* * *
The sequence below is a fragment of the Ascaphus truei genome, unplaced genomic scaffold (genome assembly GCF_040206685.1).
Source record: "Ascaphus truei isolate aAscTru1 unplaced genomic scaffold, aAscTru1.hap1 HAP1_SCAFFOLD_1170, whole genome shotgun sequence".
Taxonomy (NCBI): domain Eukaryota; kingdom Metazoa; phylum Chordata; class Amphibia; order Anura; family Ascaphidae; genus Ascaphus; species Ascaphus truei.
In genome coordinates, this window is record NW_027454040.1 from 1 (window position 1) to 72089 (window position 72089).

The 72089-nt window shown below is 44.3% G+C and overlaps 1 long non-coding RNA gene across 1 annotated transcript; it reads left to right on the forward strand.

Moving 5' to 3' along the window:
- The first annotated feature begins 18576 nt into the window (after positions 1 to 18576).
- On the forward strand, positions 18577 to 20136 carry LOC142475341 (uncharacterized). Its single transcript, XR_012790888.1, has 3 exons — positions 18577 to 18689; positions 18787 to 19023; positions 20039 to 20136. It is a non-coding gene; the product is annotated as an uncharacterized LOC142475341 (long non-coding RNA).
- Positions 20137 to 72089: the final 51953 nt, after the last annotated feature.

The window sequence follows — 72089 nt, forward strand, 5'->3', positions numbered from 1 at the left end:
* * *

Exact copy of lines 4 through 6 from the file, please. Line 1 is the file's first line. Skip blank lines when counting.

In genome coordinates, this window is record NW_027454040.1 from 1 (window position 1) to 72089 (window position 72089).

The 72089-nt window shown below is 44.3% G+C and overlaps 1 long non-coding RNA gene across 1 annotated transcript; it reads left to right on the forward strand.

Moving 5' to 3' along the window: